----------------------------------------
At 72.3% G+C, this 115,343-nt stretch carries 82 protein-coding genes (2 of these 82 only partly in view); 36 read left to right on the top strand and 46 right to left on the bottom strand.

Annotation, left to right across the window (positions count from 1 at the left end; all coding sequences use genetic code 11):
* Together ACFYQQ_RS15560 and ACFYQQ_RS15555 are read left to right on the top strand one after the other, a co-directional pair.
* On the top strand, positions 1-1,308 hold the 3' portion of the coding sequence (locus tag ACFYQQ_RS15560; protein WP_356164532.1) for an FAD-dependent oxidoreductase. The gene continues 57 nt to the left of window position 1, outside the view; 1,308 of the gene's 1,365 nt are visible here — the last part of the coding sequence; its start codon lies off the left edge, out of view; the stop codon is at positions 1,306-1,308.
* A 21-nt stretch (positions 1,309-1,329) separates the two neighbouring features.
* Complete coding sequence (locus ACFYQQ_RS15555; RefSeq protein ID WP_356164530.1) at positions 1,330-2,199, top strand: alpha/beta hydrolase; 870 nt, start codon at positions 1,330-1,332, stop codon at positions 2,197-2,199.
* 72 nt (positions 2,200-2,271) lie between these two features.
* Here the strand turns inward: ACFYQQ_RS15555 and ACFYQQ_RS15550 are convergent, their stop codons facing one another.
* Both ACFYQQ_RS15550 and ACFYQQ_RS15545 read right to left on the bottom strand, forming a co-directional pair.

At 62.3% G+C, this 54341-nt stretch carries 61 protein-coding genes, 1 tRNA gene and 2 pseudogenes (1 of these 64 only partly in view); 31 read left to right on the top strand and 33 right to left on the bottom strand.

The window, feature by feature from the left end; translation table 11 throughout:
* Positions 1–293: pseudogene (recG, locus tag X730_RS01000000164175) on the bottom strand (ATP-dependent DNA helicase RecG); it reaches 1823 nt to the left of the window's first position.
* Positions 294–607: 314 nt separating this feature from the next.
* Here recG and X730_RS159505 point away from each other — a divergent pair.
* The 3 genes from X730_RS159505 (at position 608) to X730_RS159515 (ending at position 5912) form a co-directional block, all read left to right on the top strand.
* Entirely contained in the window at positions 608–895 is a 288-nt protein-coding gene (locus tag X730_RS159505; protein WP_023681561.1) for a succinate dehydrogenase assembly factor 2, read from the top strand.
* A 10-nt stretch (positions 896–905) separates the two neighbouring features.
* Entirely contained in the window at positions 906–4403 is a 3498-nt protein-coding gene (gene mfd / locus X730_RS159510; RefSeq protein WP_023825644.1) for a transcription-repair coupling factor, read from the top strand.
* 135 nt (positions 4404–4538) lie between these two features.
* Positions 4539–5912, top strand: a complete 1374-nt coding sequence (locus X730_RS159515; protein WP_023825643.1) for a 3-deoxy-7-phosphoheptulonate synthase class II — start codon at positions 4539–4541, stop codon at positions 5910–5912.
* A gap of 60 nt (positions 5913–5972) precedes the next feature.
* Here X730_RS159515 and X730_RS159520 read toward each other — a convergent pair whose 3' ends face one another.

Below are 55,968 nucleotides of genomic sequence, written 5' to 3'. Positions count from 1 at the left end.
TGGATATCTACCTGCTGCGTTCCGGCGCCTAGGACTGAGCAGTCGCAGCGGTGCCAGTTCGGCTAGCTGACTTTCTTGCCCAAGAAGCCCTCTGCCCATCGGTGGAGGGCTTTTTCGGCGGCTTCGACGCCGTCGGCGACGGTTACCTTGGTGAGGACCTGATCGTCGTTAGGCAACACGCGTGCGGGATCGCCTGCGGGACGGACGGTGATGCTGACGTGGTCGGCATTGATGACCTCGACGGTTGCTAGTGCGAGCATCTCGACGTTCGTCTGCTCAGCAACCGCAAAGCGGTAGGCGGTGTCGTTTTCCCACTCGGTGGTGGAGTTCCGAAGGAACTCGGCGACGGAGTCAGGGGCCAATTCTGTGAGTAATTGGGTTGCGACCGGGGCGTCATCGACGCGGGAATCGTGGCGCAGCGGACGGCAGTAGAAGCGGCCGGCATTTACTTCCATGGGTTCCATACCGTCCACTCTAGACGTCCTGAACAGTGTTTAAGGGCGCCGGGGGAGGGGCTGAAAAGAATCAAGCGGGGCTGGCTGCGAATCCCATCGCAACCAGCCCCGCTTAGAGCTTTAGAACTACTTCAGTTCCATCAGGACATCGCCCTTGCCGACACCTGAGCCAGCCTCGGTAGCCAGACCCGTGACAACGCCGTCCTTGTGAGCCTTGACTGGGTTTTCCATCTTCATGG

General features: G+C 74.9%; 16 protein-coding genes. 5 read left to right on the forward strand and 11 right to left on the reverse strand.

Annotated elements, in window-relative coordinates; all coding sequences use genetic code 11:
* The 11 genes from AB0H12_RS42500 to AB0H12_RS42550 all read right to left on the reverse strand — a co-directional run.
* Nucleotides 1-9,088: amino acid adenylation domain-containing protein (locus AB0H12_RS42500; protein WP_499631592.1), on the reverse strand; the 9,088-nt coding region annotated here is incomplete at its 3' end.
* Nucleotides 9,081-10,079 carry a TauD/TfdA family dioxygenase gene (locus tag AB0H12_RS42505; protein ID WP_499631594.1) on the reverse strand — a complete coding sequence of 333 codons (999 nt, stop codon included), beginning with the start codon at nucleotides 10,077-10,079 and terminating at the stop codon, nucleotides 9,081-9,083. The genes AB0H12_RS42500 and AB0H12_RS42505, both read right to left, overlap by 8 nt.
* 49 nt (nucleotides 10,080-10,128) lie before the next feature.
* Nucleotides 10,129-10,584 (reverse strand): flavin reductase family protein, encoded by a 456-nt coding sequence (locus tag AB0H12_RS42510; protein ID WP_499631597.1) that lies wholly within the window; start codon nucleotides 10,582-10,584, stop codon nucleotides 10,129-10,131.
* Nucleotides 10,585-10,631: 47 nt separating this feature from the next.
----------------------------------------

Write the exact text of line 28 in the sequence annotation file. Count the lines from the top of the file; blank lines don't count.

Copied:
* Nucleotides 1-9,088: amino acid adenylation domain-containing protein (locus AB0H12_RS42500; protein WP_499631592.1), on the reverse strand; the 9,088-nt coding region annotated here is incomplete at its 3' end.